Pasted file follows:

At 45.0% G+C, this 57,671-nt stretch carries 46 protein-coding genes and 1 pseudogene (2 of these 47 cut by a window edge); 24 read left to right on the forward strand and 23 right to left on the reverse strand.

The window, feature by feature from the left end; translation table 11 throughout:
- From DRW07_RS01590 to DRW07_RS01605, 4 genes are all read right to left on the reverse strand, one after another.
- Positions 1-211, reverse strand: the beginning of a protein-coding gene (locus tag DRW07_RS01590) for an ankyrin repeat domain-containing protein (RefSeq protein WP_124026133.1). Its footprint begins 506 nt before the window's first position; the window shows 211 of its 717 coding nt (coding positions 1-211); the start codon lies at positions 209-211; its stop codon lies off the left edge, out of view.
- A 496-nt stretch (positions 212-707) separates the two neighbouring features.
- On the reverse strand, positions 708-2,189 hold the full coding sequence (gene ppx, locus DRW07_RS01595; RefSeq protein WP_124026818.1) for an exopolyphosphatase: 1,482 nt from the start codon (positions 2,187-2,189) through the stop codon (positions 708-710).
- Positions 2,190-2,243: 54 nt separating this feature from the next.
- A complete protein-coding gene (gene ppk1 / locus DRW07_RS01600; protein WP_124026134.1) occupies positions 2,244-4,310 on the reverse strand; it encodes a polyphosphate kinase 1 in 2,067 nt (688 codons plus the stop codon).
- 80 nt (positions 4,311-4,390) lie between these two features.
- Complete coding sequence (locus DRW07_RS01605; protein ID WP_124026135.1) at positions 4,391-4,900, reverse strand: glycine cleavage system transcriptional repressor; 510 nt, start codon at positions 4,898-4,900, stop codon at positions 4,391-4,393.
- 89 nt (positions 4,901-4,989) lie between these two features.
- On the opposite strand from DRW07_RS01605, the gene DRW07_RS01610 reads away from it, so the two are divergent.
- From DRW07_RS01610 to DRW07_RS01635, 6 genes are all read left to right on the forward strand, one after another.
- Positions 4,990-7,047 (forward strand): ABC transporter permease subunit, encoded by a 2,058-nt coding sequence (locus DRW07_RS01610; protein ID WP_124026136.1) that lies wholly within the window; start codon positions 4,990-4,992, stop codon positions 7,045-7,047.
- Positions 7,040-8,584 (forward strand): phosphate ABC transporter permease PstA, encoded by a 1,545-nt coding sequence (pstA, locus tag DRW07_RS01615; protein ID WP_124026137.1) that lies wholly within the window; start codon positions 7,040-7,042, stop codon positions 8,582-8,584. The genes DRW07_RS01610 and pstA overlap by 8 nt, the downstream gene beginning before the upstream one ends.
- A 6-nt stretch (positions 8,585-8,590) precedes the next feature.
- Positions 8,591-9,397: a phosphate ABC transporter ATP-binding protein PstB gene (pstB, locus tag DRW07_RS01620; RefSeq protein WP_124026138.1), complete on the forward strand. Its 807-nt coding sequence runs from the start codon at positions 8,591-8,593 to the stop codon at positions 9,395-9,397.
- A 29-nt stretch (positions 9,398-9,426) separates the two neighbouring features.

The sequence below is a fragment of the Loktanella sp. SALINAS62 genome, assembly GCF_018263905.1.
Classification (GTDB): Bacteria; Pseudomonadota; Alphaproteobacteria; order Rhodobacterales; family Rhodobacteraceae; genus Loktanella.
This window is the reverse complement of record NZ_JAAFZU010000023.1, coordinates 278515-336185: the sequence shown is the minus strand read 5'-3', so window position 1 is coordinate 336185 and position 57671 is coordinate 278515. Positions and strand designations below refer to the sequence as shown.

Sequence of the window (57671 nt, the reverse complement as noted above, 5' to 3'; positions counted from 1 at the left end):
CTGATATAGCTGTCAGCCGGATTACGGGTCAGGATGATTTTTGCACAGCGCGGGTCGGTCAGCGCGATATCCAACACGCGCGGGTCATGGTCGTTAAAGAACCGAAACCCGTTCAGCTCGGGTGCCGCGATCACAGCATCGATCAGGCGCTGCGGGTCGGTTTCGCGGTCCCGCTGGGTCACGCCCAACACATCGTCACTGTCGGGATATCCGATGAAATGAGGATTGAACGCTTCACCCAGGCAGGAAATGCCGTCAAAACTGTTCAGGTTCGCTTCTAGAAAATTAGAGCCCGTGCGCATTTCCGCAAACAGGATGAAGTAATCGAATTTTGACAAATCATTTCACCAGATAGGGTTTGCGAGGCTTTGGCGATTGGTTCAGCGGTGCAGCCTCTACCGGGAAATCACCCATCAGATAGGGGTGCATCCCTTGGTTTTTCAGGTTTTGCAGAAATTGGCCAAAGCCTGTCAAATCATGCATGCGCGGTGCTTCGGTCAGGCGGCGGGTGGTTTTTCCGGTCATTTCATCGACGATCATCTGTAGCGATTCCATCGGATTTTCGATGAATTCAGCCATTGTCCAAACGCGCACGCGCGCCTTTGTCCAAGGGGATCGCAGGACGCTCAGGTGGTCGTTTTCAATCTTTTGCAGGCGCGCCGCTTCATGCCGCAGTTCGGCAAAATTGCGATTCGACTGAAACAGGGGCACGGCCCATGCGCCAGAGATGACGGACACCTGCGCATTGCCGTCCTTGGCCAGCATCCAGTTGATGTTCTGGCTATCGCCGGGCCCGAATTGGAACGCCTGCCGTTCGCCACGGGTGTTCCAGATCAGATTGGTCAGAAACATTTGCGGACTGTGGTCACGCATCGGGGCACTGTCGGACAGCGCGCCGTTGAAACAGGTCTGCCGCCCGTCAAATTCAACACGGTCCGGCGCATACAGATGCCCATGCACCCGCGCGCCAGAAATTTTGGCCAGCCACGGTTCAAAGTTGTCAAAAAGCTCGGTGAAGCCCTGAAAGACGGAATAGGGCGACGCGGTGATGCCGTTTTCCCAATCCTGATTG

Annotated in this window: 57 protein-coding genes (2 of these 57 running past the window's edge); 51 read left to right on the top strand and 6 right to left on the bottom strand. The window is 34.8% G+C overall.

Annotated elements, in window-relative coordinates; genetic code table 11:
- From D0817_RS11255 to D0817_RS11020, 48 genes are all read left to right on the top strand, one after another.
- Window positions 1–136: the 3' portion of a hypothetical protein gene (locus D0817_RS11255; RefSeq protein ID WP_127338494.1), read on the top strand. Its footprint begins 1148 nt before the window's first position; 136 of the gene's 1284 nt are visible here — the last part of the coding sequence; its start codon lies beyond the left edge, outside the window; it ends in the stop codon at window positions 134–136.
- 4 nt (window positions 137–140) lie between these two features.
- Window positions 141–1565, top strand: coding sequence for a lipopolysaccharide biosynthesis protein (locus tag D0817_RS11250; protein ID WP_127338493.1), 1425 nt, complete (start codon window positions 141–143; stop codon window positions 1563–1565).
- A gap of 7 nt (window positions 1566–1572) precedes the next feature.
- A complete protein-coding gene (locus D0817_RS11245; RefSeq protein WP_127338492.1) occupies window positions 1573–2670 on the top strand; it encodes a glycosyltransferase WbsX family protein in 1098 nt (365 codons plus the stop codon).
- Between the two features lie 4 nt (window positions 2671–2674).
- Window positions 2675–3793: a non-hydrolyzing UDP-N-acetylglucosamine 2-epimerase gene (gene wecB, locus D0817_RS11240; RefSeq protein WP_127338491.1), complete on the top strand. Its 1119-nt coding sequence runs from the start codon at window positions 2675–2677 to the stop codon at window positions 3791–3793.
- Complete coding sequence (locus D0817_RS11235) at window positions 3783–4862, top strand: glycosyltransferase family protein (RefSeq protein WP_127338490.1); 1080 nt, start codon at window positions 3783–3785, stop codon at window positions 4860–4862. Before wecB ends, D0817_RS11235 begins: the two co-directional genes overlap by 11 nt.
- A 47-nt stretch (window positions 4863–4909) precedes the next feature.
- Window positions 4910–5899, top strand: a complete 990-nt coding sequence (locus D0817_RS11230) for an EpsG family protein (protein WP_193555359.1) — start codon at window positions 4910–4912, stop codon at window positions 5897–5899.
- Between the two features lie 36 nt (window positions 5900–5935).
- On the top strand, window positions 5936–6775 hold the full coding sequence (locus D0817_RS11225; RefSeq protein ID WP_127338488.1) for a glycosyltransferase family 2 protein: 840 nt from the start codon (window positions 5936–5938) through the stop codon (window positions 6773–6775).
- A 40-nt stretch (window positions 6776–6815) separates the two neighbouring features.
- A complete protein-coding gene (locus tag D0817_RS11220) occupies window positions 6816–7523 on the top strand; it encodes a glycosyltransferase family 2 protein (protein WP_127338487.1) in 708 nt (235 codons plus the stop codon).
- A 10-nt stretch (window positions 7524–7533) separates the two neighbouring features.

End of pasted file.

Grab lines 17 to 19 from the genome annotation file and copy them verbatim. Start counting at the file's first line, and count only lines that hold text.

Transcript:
- Positions 8,591-9,397: a phosphate ABC transporter ATP-binding protein PstB gene (pstB, locus tag DRW07_RS01620; RefSeq protein WP_124026138.1), complete on the forward strand. Its 807-nt coding sequence runs from the start codon at positions 8,591-8,593 to the stop codon at positions 9,395-9,397.
- A 29-nt stretch (positions 9,398-9,426) separates the two neighbouring features.

The sequence below is a fragment of the Loktanella sp. SALINAS62 genome, assembly GCF_018263905.1.